Campus Notices

May 25 2022

Pots and Pans, Resistance and Rebellion: Myanmar’s Political Crisis and Its Global Significance

"Pots and Pans, Resistance and Rebellion: Myanmar’s Political Crisis and Its Global Significance”

Thursday, May 26th, 6:00 pm, Pacific Daylight Time

The panel will discuss the growing resistance to the military junta that seized power in Myanmar on February 1, 2021. Protests swept across the country in the early months after the coup, including the nightly banging of pots and pans in Myanmar's cities and towns. Huge numbers of people also took to the streets, raising three-fingers as a sign of defiance. These protests were often violently suppressed by the police and military. While ordinary civilian acts of resistance continue every day, growing numbers of people have taken up arms in rebellion. The government has lost control of some regions, and the future of Myanmar's government seems increasingly uncertain. The fate of Myanmar matters enormously not only to the country's 55 million people but to the region in which Myanmar occupies such a strategic position and to a world in which democracy and freedom contend with brutal authoritarianism.


To register:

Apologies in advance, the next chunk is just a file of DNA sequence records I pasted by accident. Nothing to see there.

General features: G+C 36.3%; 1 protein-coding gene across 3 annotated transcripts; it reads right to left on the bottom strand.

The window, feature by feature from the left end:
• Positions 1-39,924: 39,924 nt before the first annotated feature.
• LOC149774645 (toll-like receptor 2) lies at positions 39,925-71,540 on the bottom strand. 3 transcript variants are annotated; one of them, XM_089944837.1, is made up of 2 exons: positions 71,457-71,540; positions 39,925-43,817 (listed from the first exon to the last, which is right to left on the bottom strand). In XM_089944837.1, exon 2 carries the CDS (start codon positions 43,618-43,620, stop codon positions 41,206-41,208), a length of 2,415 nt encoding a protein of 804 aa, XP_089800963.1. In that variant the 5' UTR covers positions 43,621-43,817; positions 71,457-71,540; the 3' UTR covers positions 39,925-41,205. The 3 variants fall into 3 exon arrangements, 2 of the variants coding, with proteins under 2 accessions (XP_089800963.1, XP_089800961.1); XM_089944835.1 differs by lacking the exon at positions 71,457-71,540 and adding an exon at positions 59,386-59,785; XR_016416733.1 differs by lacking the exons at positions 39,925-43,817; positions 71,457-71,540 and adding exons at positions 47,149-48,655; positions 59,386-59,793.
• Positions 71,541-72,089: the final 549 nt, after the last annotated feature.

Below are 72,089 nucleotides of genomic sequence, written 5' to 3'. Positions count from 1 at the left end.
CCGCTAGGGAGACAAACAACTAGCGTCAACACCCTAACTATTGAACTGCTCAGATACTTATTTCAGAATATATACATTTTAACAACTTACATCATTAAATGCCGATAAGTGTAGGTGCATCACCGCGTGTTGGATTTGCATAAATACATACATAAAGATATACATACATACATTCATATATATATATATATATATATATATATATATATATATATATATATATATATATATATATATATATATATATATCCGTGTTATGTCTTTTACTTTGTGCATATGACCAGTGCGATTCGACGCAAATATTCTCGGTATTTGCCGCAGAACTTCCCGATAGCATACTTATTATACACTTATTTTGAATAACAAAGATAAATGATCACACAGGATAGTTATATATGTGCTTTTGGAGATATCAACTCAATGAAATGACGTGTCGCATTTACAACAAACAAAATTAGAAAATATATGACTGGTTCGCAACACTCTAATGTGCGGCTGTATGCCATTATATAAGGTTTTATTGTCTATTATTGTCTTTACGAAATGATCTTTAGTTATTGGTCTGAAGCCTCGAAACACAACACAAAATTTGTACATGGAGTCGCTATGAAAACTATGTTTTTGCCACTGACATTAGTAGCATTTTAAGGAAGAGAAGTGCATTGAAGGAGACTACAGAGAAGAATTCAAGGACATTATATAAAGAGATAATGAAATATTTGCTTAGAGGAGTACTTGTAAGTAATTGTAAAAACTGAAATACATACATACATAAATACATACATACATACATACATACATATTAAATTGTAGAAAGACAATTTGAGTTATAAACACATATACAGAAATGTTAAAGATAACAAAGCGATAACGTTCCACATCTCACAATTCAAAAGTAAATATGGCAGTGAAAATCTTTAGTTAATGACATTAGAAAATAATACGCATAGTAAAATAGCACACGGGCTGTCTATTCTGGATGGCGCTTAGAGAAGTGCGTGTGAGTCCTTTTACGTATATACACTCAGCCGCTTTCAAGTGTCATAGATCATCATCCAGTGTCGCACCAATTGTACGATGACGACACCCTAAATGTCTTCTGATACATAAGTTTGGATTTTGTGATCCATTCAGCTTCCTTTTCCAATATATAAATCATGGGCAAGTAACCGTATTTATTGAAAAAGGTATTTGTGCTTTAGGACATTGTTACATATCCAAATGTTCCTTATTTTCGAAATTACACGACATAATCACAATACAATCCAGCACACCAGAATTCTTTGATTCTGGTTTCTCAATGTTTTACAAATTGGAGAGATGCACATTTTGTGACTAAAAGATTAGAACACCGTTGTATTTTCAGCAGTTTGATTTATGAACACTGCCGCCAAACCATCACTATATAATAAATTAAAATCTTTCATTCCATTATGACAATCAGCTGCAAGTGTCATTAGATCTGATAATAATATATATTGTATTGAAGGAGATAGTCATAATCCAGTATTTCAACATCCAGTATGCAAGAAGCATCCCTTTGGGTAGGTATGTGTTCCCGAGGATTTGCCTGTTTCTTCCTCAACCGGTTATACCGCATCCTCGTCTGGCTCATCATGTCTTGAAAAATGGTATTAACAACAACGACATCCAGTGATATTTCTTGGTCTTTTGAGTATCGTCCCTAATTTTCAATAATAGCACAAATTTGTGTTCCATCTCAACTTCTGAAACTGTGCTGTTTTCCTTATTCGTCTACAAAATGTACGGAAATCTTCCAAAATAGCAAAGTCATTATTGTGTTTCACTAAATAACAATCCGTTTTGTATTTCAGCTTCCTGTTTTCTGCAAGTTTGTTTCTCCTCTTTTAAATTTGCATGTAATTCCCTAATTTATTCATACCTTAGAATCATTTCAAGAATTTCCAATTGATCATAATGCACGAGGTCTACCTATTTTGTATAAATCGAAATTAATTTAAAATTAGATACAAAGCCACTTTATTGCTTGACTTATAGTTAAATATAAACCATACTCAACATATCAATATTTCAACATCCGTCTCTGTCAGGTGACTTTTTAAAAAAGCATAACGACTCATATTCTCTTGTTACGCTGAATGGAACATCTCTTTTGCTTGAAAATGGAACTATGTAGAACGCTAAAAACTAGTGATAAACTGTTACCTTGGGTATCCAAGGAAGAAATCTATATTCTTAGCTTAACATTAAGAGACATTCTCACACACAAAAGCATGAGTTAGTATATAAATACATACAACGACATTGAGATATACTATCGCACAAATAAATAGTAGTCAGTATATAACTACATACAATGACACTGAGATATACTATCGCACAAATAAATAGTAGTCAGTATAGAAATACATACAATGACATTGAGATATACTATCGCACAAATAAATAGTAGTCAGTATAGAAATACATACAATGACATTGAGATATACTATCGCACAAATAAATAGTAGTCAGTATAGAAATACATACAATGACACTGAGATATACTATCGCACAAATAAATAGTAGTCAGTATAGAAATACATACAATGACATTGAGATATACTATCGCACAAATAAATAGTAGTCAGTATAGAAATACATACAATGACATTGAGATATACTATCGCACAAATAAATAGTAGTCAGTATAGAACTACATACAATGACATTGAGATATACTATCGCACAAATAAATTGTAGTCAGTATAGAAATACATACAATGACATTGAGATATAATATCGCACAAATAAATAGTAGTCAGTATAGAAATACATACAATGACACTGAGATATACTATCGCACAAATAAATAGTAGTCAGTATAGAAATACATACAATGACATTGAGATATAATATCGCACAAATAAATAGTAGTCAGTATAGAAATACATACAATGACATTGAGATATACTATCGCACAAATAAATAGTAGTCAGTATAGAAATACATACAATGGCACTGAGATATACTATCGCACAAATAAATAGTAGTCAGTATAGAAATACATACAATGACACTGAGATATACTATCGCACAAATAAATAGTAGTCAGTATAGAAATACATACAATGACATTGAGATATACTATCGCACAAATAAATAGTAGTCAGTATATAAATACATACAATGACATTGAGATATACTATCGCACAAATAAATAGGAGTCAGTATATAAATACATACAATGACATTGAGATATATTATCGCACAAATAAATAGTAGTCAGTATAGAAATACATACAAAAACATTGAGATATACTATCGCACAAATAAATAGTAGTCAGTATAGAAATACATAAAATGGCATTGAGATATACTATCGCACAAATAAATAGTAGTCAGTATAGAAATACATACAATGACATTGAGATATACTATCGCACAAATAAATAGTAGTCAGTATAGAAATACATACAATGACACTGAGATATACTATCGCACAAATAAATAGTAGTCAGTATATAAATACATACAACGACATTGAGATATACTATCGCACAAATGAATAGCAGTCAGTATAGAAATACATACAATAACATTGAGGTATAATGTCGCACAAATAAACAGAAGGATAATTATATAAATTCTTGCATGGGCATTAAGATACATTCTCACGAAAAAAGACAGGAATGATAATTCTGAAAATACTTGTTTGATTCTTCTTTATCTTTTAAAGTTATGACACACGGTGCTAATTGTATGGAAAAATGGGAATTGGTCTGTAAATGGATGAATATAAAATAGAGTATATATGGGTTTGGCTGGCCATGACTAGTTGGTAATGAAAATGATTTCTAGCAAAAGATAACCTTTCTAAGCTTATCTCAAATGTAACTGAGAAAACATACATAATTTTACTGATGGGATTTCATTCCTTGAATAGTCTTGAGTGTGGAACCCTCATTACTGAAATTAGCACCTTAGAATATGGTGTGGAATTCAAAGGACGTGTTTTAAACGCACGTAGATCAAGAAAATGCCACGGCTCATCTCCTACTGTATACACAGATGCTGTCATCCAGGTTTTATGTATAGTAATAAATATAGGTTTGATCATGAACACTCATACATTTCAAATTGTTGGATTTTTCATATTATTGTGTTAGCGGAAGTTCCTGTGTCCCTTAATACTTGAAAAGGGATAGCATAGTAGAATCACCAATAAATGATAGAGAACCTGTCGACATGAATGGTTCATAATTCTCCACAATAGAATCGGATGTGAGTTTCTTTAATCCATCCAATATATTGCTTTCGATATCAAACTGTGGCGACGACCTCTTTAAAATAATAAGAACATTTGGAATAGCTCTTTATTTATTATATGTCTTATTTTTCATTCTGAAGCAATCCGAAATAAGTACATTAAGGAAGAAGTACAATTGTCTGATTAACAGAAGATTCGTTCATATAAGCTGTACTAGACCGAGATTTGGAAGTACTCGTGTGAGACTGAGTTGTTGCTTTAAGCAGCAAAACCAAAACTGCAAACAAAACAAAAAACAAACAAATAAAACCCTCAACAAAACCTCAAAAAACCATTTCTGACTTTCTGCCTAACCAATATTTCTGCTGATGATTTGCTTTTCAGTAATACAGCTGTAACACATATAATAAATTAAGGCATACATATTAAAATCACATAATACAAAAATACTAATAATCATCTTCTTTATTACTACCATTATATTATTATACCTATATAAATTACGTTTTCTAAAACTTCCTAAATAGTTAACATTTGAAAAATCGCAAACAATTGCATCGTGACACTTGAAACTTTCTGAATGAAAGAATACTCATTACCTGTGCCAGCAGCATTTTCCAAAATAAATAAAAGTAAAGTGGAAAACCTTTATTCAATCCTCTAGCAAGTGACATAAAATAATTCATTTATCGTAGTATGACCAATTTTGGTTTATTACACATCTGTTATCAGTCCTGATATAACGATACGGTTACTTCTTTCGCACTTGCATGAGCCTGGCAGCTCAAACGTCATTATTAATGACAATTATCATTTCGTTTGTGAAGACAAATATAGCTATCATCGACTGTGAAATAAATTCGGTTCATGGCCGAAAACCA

Panelists include:


Tharaphi Than is an associate professor in the World Languages & Cultures Department at Northern Illinois University. She grew up in Myanmar and has a PhD from the University of London. Dr. Than has written extensively on women in Myanmar and Southeast Asia (including her 2014 book Women of Modern Burma), migration, print media, and Myanmar politics.


May Oo Mutraw is a Karen born and raised in Myanmar and has studied at Francisco State University, the Indiana University School of Law, and the University of Cambridge. In 2012, she returned to Myanmar to take part in the peace process and is now a senior policy advisor with the Salween Institute for Public Policy and an advisor to the Karen National Union.


Eaint Thiri Thu was born and raised in Myanmar. She is currently pursuing a master's degree in human rights at the Humphrey School of Public Affairs, University of Minnesota. She was awarded a Fulbright scholarship, an Interdisciplinary Center for the Study of Global Change fellowship, and a Humphrey School of Public Affairs scholarship to pursue her studies in the United States.


Ye Naing Moe is the founding director of Yangon Journalism School.  He studied journalism at Berkeley Graduate School of Journalism as a visiting scholar. Ye is East-West Center's Jefferson Fellow and Southeast Asia Press Alliance (SEAPA)'s Press Fellow. He used to be a regular columnist at 7 Day Newspaper until it was shut down by the military council after the Feb1, 2021 coup. Ye lives in Yangon, Myanmar. 

Event Date: Thu, 05/26/22

Event Time: 6:00PM

Event Location: zoom